In the previous posts we saw that investment in a winning accumulation plan can not be separated from a careful stock picking activity (choice of shares).
In this article we will introduce a stock picking technique borrowed from fundamental analysis, namely Joel Greenblatt’s methodology presented in his book “The Little Book That Beats the Market”.
Before continuing, we should say a few words about the author. Joel Greenblatt, in addition to teaching finance at the Columbia Business School in New York, is a founding member and partner of Gotham Capital.
“The Little Book That Beats the Market”
I think readers can agree that the title chosen by Greenblatt for his book leaves much to be desired. This is really a small book: small format, a hundred pages, a cover price that does not exceed 10 euros and an incredible value for money (nowadays it is a fashionable expression to use – value for money).
Greenblatt introduces the reader to fundamental analysis in an almost light-hearted way. He does this by conversing with one of his young children about Jason’s activity, a boy who sells gum every day at school. Before going to school, Jason buys 4 packs of chewing gum which he then sells individually to his classmates. Each package contains 5 pieces, costs 25 cents. Jason manages to earn $ 4 a day for 5 days a week.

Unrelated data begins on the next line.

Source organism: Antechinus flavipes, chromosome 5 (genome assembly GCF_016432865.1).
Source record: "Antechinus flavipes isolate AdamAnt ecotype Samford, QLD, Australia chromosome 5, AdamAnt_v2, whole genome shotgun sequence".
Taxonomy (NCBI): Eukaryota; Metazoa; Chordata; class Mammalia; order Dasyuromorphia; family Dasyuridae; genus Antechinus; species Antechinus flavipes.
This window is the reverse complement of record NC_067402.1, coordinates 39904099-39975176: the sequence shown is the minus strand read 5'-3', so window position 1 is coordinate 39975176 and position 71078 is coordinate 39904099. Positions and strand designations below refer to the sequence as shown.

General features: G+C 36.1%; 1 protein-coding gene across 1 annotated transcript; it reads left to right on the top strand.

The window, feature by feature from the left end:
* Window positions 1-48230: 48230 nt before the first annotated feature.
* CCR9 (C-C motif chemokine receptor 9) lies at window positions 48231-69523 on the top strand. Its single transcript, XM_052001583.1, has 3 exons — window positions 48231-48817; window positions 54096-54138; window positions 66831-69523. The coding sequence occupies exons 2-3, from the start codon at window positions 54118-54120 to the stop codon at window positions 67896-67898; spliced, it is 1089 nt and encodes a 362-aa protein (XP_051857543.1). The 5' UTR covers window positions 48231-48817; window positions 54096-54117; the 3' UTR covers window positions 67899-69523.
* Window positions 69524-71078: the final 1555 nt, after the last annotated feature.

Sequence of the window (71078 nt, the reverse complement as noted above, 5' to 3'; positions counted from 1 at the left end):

The reader finds it hard to believe how the author, with a few simple logical steps, manages to define seemingly complex fundamental concepts of analysis. The tone is always colloquial and Greenblatt, with his conversations about Jason’s activity, continues to introduce other concepts to define his methodology for evaluating a business. Jason’s is in fact a business like any other and the same rules can also be applied to companies listed on the stock exchange.
The Magic Formula
Joel Greenblatt arrives to identify a mathematical formula that allows to identify those that he considers to be the best shares on the market in which to invest with a time horizon of one year. His intent is to select quality companies that can be purchased at a great price.
The formula he uses is called Magic Formula and takes into account the Earnings Yield (earnings per share / price) and the Return on the Capital (operating income / capital employed in the exercise of the activity).
The magic formula returns a number for each security with the clear advantage of being able to compare thousands of securities and choose the most promising ones.
From 1988 to 2004 (17 years) the top 10 US stocks returned 25% annual average returns.
The author has also made available a free tool with which to calculate the Magic formula: www.magicformulainvesting.com.
Beyond the names used for his creatures (the small book that beats the market, magic formula) Joel Greenblatt knows his business and has written an important part of the history of fundamental analysis. His ideas and his approach still appear current and valid today (buy valuable goods at a low price).